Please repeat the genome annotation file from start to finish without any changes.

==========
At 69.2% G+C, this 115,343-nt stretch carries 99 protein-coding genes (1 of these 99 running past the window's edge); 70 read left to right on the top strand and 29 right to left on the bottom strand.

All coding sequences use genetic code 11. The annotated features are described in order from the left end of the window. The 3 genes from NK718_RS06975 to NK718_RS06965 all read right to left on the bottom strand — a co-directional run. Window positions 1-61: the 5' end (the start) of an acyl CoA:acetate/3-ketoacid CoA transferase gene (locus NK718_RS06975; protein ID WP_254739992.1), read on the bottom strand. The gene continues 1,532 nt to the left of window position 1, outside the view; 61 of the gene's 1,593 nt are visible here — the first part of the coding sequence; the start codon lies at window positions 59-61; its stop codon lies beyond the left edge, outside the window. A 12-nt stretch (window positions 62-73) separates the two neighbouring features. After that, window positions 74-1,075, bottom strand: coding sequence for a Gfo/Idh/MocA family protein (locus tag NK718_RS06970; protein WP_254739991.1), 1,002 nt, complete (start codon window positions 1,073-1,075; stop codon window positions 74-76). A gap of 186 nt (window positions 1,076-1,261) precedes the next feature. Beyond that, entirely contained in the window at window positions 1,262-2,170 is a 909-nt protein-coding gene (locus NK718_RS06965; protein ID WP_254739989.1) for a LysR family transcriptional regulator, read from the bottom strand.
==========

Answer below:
At 69.2% G+C, this 115,343-nt stretch carries 99 protein-coding genes (1 of these 99 running past the window's edge); 70 read left to right on the top strand and 29 right to left on the bottom strand.

All coding sequences use genetic code 11. The annotated features are described in order from the left end of the window. The 3 genes from NK718_RS06975 to NK718_RS06965 all read right to left on the bottom strand — a co-directional run. Window positions 1-61: the 5' end (the start) of an acyl CoA:acetate/3-ketoacid CoA transferase gene (locus NK718_RS06975; protein ID WP_254739992.1), read on the bottom strand. The gene continues 1,532 nt to the left of window position 1, outside the view; 61 of the gene's 1,593 nt are visible here — the first part of the coding sequence; the start codon lies at window positions 59-61; its stop codon lies beyond the left edge, outside the window. A 12-nt stretch (window positions 62-73) separates the two neighbouring features. After that, window positions 74-1,075, bottom strand: coding sequence for a Gfo/Idh/MocA family protein (locus tag NK718_RS06970; protein WP_254739991.1), 1,002 nt, complete (start codon window positions 1,073-1,075; stop codon window positions 74-76). A gap of 186 nt (window positions 1,076-1,261) precedes the next feature. Beyond that, entirely contained in the window at window positions 1,262-2,170 is a 909-nt protein-coding gene (locus NK718_RS06965; protein ID WP_254739989.1) for a LysR family transcriptional regulator, read from the bottom strand.